The fight isn't over for Gov. Bush
By PHILIP GAILEY
Published March 27, 2005
U.S. House Majority Leader Tom DeLay may be the scariest Republican playing a leading role in the Terri Schiavo drama, but Florida Gov. Jeb Bush is no less of a true believer.
Some of the things Bush has done to intervene in the Schiavo case make him scary, too. He shares DeLay's contempt for an independent judiciary, constantly looking for ways to restrict the power of Florida courts, and in the "culture of life" he espouses, his concern seems to be primarily for the unborn and those kept alive by artificial means. He has little compassion for those in between.
Bush and DeLay differ more in style than substance.
DeLay is a nasty demagogue and political bully who smears and brutalizes his opponents - that's anyone who dares to disagree with him. His words poison any debate. In pushing legislation to "save" Terri Schiavo, he ranted about medical and legal "terrorism" and suggested that those who supported removing Schiavo's feeding tube were the same people who are out to destroy him and the conservative movement. DeLay wears the label "extremist" with pride. (We are left to wonder why he does not apply his religious convictions to his sleazy political ethics.)
You won't hear Jeb Bush carrying on like that. Elmer Gantry is not his style. No one has yet called him a political or religious extremist. But don't let his soft face and calm voice fool you. Bush, whose deeply held religious convictions appear sincere, is as passionately committed to the prolife agenda as DeLay and the religious fundamentalists who seem bent on trying to turn the GOP (Grand Old Party) into the POG (Party of God).
The Terri Schiavo story has been a personal tragedy and a political travesty. But for many Americans, it also has been an epiphany. Some of us didn't realize just how far so-called religious conservatives (some, not all) and their political allies, including Jeb Bush, would go in trying to impose their moral values on the rest of us. Or how little respect they have for the rule of law, expert medical opinion or the truth. Or how viciously they attack their opponents.
Bush trusts his state's courts in death-penalty cases. His main complaint is that they waste too much time giving death row inmates due process. But he doesn't trust the same courts to decide the fate of Terri Schiavo. Bush makes the preposterous claim that she has been denied due process. The governor and his brother, President Bush, say they believe in erring on the side of life. However, both have allowed the executions of men whose guilt was in serious doubt. In those cases, they chose to err on the side of death.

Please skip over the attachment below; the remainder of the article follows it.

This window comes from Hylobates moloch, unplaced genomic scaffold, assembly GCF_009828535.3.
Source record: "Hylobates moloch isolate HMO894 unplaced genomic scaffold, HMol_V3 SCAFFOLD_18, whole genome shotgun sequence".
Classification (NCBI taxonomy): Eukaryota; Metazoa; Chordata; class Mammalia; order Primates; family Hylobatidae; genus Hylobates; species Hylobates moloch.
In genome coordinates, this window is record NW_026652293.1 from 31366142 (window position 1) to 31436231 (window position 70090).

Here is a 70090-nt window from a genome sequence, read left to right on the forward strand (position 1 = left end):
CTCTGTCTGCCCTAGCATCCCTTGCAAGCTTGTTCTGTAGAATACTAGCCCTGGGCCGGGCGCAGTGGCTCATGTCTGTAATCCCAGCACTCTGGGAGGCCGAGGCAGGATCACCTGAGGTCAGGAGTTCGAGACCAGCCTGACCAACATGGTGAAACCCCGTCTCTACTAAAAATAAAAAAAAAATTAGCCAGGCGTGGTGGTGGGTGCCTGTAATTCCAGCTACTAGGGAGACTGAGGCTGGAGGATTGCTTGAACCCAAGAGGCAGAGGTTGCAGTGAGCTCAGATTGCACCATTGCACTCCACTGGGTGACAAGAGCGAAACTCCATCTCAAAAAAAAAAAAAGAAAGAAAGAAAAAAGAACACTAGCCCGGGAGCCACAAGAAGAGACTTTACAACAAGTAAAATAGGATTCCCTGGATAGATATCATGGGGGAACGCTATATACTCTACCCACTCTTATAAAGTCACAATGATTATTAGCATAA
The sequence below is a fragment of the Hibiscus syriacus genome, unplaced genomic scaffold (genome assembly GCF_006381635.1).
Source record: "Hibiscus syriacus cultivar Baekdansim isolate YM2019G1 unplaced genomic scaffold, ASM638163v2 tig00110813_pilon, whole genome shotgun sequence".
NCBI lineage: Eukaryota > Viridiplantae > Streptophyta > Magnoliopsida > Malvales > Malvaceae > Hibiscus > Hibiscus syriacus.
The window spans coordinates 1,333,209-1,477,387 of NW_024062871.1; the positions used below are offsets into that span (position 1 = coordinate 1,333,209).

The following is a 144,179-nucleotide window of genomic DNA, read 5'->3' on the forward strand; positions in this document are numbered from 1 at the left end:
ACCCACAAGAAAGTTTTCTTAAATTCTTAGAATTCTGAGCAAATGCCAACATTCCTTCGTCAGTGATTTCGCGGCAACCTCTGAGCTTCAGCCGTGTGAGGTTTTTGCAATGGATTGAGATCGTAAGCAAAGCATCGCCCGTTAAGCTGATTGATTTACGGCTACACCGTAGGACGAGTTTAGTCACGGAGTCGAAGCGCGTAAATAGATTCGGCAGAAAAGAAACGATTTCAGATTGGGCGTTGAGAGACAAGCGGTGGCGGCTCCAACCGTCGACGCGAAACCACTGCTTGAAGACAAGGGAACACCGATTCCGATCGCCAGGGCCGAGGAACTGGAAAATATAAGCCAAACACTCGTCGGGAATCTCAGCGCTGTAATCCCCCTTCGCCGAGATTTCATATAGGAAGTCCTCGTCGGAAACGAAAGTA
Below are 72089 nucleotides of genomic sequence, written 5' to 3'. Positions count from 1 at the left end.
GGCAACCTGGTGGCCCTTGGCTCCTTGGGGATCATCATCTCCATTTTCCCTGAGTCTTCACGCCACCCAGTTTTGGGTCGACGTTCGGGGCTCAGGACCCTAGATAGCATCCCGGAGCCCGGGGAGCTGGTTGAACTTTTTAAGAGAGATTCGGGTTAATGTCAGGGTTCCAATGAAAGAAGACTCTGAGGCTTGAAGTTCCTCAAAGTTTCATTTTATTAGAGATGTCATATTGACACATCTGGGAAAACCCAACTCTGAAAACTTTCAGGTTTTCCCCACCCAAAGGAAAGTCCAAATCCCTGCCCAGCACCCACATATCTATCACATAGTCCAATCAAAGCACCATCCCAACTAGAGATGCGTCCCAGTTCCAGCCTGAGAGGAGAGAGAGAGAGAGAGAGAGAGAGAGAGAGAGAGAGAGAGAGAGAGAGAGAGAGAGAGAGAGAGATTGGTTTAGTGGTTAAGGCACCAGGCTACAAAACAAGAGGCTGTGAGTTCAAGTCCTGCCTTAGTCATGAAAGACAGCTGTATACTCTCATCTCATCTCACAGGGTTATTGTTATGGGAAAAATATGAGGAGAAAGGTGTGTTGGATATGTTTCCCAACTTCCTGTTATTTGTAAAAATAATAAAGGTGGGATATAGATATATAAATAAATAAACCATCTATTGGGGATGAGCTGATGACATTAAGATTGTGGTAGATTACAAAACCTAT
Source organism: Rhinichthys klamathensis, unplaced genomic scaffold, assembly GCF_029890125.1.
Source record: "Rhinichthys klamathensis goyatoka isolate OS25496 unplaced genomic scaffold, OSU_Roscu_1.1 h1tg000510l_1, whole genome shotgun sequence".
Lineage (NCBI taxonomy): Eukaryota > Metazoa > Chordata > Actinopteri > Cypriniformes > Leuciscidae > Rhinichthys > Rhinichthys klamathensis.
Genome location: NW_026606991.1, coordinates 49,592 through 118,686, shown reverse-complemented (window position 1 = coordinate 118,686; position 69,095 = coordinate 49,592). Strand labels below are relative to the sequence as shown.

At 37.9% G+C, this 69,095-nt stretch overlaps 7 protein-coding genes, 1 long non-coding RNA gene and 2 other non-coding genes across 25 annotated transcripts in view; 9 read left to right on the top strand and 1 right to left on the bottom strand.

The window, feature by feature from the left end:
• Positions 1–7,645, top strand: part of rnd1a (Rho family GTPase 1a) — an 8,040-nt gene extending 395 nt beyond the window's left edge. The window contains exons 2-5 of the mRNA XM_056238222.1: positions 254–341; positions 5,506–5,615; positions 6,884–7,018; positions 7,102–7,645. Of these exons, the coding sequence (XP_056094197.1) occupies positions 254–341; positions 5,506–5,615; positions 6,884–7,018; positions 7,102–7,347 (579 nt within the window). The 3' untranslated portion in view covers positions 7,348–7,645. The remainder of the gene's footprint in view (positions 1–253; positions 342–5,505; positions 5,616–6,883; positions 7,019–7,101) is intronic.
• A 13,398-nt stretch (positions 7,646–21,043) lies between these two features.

By the end of last week, after a string of legislative and legal defeats and after the White House and the Congress said there was nothing left for them to do, Jeb Bush refused to give up the fight. If he failed, his supporters reminded him, Terri Schiavo would die. Bush must have felt the pressure, for at one point last week he came close to provoking a constitutional crisis in Florida by suggesting that he was prepared to send in the state Department of Children and Families to take protective custody of Terri Schiavo in defiance of a court order. As part of this desperate stunt, he showed up at a news conference with a Florida neurologist active in Christian antiabortion groups to say Terri Schiavo's condition had been misdiagnosed, that she was not in a persistent vegetative state.
That the governor even entertained such a dangerous thought is chilling. It sounds like something Tom DeLay might try. A day later Bush came to his senses and said that while he would do everything "within my powers" to save the brain-damaged woman, he would not defy the courts. That sent religious conservatives into a rage. They descended on the governor's mansion in Tallahassee to demand that Bush ignore the law and take whatever action necessary to save Terri Schiavo before it was too late.
In a front-page story last week, the New York Times said Bush's intervention in the Schiavo case had "cemented the conservative and religious credentials of a man whose political pedigree is huge and whose political future remains a subject of intense speculation."
From what I know about the governor, I don't believe his intervention in this life-or-death case had anything to do with politics. I believe him when he insists he has no intention of running for president in 2008. But I also know Bush does not like to lose a political or legal fight, and that for him, Terri Schiavo's death will not be the end of the matter.
Philip Gailey's e-mail address is email@example.com
[Last modified March 27, 2005, 00:34:19]
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